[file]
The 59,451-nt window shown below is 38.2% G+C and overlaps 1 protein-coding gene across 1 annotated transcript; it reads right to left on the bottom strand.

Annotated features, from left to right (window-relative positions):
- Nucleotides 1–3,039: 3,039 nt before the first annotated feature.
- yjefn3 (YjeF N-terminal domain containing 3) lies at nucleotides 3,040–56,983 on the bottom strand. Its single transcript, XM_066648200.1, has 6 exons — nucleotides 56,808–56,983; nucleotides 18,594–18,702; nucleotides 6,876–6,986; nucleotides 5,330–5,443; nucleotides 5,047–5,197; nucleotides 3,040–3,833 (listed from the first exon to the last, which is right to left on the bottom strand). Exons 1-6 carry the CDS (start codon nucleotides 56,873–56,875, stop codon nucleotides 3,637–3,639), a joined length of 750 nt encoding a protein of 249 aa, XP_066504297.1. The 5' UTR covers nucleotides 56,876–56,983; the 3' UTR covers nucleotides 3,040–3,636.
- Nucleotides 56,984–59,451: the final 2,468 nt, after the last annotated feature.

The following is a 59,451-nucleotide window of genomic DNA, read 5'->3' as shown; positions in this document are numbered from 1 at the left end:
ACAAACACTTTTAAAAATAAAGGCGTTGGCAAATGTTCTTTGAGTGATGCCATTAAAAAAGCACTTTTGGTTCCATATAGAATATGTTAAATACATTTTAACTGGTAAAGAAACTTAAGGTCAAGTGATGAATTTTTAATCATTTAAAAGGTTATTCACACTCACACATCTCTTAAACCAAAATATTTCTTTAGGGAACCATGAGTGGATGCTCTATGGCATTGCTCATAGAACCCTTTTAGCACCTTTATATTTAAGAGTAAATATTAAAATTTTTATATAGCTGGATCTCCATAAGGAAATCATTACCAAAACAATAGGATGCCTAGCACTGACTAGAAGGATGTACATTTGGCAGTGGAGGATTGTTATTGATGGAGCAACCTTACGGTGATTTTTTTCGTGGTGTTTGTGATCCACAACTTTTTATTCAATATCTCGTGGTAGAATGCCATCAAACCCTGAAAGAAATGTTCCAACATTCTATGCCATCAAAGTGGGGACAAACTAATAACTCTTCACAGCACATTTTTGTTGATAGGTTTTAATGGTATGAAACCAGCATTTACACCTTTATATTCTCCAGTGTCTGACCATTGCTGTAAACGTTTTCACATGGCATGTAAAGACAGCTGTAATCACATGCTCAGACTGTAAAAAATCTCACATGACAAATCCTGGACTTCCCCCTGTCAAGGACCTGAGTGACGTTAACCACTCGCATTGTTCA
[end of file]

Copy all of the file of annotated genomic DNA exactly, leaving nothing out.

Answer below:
The 59,451-nt window shown below is 38.2% G+C and overlaps 1 protein-coding gene across 1 annotated transcript; it reads right to left on the bottom strand.

Annotated features, from left to right (window-relative positions):
- Nucleotides 1–3,039: 3,039 nt before the first annotated feature.
- yjefn3 (YjeF N-terminal domain containing 3) lies at nucleotides 3,040–56,983 on the bottom strand. Its single transcript, XM_066648200.1, has 6 exons — nucleotides 56,808–56,983; nucleotides 18,594–18,702; nucleotides 6,876–6,986; nucleotides 5,330–5,443; nucleotides 5,047–5,197; nucleotides 3,040–3,833 (listed from the first exon to the last, which is right to left on the bottom strand). Exons 1-6 carry the CDS (start codon nucleotides 56,873–56,875, stop codon nucleotides 3,637–3,639), a joined length of 750 nt encoding a protein of 249 aa, XP_066504297.1. The 5' UTR covers nucleotides 56,876–56,983; the 3' UTR covers nucleotides 3,040–3,636.
- Nucleotides 56,984–59,451: the final 2,468 nt, after the last annotated feature.

The following is a 59,451-nucleotide window of genomic DNA, read 5'->3' as shown; positions in this document are numbered from 1 at the left end:
ACAAACACTTTTAAAAATAAAGGCGTTGGCAAATGTTCTTTGAGTGATGCCATTAAAAAAGCACTTTTGGTTCCATATAGAATATGTTAAATACATTTTAACTGGTAAAGAAACTTAAGGTCAAGTGATGAATTTTTAATCATTTAAAAGGTTATTCACACTCACACATCTCTTAAACCAAAATATTTCTTTAGGGAACCATGAGTGGATGCTCTATGGCATTGCTCATAGAACCCTTTTAGCACCTTTATATTTAAGAGTAAATATTAAAATTTTTATATAGCTGGATCTCCATAAGGAAATCATTACCAAAACAATAGGATGCCTAGCACTGACTAGAAGGATGTACATTTGGCAGTGGAGGATTGTTATTGATGGAGCAACCTTACGGTGATTTTTTTCGTGGTGTTTGTGATCCACAACTTTTTATTCAATATCTCGTGGTAGAATGCCATCAAACCCTGAAAGAAATGTTCCAACATTCTATGCCATCAAAGTGGGGACAAACTAATAACTCTTCACAGCACATTTTTGTTGATAGGTTTTAATGGTATGAAACCAGCATTTACACCTTTATATTCTCCAGTGTCTGACCATTGCTGTAAACGTTTTCACATGGCATGTAAAGACAGCTGTAATCACATGCTCAGACTGTAAAAAATCTCACATGACAAATCCTGGACTTCCCCCTGTCAAGGACCTGAGTGACGTTAACCACTCGCATTGTTCA